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Friday, 20 February 1987
Page: 464


Mr GORMAN —I ask the Treasurer whether he has seen or received any refutation or denial by the Leader of the Opposition of the costing of the Opposition's $14 billion worth of tax commitments documented by him yesterday in Question Time. What effect would the implementation of commitments of this order have on equity in the tax system and more generally on the macroeconomy?


Madam SPEAKER —Order! The first part of the question is out of order; the second part of the question is in order.


Mr Spender —On a point of order, Madam Speaker: Is the first part of the question ruled out of order?


Madam SPEAKER —Yes.


Mr Spender —Thank you, Madam Speaker. We seem to be getting on the same wavelength.


Mr KEATING —The implementation of commitments of this order, that is, of $14 billion-which commitments, by the way, were not refuted by the Leader of the Opposition after the documentation I gave to the Opposition yesterday despite the blackguarding he gave me the day before-would, of course, have a disastrous effect upon the real economy. To have an addition to the Budget deficit of that order of magnitude would have a very accelerating effect upon demand; it would have the effect of sucking imports into the economy and exacerbating the current account deficit very rapidly; and with it we would see an enormous deterioration in our current account deficit, and hence very quickly a deterioration, through the exchange markets, in exchange rates and interest rates. I have said, and I will repeat, that such opportunist prescriptions would only drive Australia into a recession, rapidly, as the financial markets lift the interest rates in response to what they would see to be the unavoidable weakening of the exchange rate in the face of that kind of deficit outcome.

In terms of equity in the tax system, it is almost beyond belief that the Leader of the Opposition-who masqueraded and campaigned as an economic dry, a rationalist, in the Australian political and economic debate and won his office on that platform-should not only propose that there should be addition to the lost revenue and hence the deficit of this order of magnitude, but at the same time should seek to strike blows against the equity of the tax changes which the Government has itself implemented. For instance, he has said that there should be a repeal of the fringe benefits tax on the basis that income taken other than as cash should continue to escape the tax net. This Government stood up and taxed it for the first time ever, and for the Leader of the Opposition to say that he would repeal that tax so that people would no longer bear tax upon income other than cash is, in terms of tax equity, obscene.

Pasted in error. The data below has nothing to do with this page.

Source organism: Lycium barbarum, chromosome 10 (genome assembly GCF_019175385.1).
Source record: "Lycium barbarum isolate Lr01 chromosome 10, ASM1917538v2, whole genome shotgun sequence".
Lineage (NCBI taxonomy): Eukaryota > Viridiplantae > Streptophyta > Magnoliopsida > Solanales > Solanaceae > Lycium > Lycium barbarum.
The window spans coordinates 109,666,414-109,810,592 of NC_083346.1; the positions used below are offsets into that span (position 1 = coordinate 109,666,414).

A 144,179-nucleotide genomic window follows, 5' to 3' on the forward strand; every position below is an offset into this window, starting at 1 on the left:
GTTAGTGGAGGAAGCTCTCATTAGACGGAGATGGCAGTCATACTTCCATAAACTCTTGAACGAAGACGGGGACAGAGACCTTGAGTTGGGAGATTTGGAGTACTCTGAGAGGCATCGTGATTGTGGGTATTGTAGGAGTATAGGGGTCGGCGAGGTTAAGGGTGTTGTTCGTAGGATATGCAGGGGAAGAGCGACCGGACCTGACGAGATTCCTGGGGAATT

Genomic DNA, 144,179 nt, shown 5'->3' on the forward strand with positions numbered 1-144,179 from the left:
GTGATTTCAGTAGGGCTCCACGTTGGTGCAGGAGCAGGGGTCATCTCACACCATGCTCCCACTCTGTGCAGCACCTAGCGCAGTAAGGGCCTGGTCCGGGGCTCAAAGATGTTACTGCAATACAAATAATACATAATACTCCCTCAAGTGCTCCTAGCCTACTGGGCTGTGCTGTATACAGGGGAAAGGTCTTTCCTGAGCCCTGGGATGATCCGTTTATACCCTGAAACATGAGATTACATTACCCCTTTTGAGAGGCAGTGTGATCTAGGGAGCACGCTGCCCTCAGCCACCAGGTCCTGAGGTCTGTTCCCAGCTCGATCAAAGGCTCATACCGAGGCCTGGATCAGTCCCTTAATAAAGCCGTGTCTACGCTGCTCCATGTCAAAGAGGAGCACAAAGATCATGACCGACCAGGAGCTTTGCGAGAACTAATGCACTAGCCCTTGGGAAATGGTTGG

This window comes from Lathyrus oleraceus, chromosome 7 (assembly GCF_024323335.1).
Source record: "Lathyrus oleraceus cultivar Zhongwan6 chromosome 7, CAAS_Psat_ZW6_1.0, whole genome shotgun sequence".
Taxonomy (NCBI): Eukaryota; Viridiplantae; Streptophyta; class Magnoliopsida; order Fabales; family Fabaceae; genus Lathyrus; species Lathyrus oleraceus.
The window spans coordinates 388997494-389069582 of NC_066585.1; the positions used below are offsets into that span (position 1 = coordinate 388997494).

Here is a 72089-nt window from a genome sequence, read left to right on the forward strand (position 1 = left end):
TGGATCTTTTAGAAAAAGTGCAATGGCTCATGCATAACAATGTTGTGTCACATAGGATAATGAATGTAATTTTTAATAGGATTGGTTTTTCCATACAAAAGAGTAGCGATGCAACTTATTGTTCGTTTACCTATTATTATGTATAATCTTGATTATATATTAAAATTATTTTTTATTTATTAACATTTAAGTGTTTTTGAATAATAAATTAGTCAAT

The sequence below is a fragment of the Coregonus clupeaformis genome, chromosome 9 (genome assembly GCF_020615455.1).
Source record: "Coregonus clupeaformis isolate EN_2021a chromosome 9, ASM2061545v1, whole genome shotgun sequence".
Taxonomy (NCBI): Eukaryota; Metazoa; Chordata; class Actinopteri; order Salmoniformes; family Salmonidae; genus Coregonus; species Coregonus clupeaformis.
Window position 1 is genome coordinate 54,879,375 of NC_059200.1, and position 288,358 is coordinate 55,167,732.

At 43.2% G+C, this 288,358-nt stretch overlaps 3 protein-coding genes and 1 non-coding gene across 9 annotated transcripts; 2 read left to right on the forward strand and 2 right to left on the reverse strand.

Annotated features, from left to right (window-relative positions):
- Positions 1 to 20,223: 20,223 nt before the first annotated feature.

In terms of entertainment, there was the phoney claim that in some way legitimate business expenses ought to be allowed, when the Leader of the Opposition knows that there could be no basis for substantiation by the Taxation Commissioner sitting at every luncheon table in the country to ascertain whether a lunch, or no lunch, or what sort of lunch, was in fact a business lunch. With the growth of this provision there was nothing to do other than to disallow it from the tax system. This is another blow against equity on the part of the Leader of the Opposition who wishes, for the most shabby and paltry reasons, to dismantle it.

On capital gains the Leader of the Opposition says that all gains in terms of value of stock held in the stock exchanges of this country, on the stock market, should go as untaxed income in the hands of the stock owners, while he says that low income earners should have their wages frozen. This is the equity and decency of the supposed Opposition. On the assets test, he says that what we should have--


Mr Blunt —Madam Speaker, I take a point of order. I remind you that questions may be directed to a Minister in relation to his portfolio or to matters of public administration that are of his concern. I refer you, Madam Speaker, to a point of order that you took on 9 September 1981 in which you quoted to the then Speaker. I quote from Hansard:

Mrs Child-I rise on a point of order, Mr Speaker. I draw your attention to the Hansard of 27 August. You ruled:

The Minister will answer the question and not engage in irrelevancies, such as contrasting the Government and the Labor Party.

I ask you, Madam Speaker, whether you would give the same ruling that Speaker Snedden gave to you at that time.


Madam SPEAKER —I point out that the honourable member for Greenway has asked a question about the implications of certain proposed tax cuts. The Treasurer is being quite relevant to the question.


Mr KEATING —We hear the Leader of the Opposition say that we should cut down on money being paid through the transfer system of the Commonwealth to certain categories of social security recipients, but when we say that we will test their assets beside their means he says: `No, we will repeal the assets test'.